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For a survey area covered in vegetation, the reflectance represents the amount of chlorophyll and thus the type and health of the plants. This may indicate the presence of sub-surface features.

 

For stripped or bare earth survey areas, the reflectance can represent soil organic carbon, soil moisture, or soil texture/density.

 

For example, where a feature such as a filled ditch is present, the reflectance will be different to that of the soil either side and is represented as different colours in raster transformation. Nuances such as re-cuts and multiple fills, which would otherwise be difficult to see using RGB or with the naked eye, have the potential to be mapped.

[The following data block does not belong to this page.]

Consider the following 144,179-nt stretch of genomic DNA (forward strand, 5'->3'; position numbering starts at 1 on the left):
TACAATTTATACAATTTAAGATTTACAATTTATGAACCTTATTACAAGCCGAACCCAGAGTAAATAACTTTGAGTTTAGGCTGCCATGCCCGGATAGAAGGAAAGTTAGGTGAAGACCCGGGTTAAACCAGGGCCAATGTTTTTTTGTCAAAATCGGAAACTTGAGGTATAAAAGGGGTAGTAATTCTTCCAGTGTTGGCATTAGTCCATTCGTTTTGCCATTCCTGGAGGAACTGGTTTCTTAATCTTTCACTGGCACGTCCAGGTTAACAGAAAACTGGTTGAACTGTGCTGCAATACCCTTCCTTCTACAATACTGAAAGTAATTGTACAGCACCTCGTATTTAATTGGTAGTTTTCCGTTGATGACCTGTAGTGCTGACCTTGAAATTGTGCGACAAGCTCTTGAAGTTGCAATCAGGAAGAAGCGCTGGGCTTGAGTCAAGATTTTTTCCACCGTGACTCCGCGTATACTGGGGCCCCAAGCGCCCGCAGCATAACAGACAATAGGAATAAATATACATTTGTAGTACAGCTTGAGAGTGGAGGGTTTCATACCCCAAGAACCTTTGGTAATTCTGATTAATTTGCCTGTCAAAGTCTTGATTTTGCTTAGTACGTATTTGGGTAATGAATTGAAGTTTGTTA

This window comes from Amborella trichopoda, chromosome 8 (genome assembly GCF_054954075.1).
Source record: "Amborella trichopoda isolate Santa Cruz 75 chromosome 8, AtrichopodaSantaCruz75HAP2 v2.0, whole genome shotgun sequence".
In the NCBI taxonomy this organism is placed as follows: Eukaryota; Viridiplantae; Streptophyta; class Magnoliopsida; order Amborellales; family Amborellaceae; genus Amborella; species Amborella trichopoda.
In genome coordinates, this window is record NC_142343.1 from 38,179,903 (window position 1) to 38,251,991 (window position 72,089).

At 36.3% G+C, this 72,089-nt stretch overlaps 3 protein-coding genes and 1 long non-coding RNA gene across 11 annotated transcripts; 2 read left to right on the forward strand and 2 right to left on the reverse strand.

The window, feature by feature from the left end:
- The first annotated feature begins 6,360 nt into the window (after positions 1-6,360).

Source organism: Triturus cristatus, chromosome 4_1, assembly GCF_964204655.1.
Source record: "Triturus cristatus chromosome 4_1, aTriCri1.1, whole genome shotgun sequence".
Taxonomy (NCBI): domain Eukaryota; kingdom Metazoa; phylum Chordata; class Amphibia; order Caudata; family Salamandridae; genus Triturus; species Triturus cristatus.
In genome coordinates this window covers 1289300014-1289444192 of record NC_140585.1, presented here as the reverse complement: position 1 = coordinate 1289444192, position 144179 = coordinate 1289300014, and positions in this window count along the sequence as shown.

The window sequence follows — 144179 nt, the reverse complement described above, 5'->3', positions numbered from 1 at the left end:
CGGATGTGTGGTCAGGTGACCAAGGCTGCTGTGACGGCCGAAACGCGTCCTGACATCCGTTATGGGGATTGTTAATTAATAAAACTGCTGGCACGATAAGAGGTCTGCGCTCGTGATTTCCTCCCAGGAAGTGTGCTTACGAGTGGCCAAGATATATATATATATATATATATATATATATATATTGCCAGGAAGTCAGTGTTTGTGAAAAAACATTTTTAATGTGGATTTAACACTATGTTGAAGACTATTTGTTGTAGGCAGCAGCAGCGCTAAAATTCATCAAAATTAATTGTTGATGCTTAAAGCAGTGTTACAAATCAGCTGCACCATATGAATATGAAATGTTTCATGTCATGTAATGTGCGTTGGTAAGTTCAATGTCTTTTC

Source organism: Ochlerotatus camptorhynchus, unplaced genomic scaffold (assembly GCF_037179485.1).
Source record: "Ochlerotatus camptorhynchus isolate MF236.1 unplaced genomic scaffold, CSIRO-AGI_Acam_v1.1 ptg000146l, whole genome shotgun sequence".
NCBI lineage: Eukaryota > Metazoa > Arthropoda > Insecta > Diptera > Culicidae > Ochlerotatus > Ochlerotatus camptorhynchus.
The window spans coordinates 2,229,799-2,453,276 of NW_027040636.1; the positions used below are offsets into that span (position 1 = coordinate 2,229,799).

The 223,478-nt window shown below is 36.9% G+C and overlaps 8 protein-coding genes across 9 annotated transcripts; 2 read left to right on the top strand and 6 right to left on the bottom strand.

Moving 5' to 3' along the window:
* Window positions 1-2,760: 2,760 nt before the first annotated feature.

Case Studies

We think you may be interested in reading our clients case studies.

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Hampstead Parish Church

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Eastham Bridge Replacement

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FREE SURVEY QUOTATION

 

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Chat through any requirements you need, including site survey, survey methodologies and detail requirements.

Aerial Surveys
 

Aerial 
Survey

Aerial
Survey

Renewable 
Survey

Renewable
Survey

Archaeological Survey

Archaeological Survey

Roof 
Inspection

Roof
Inspection

Asset 
Inspection

Asset
Inspection

Thermal 
Surveys

Thermal
Surveys

Building 
Recording

Building
Recording

Topographic 
Surveys

Topographic
Surveys

Landscape 
Survey

Landscape
Survey

Water Leak Detection

Water Leak Detection

Multispectral Survey

Multispectral Survey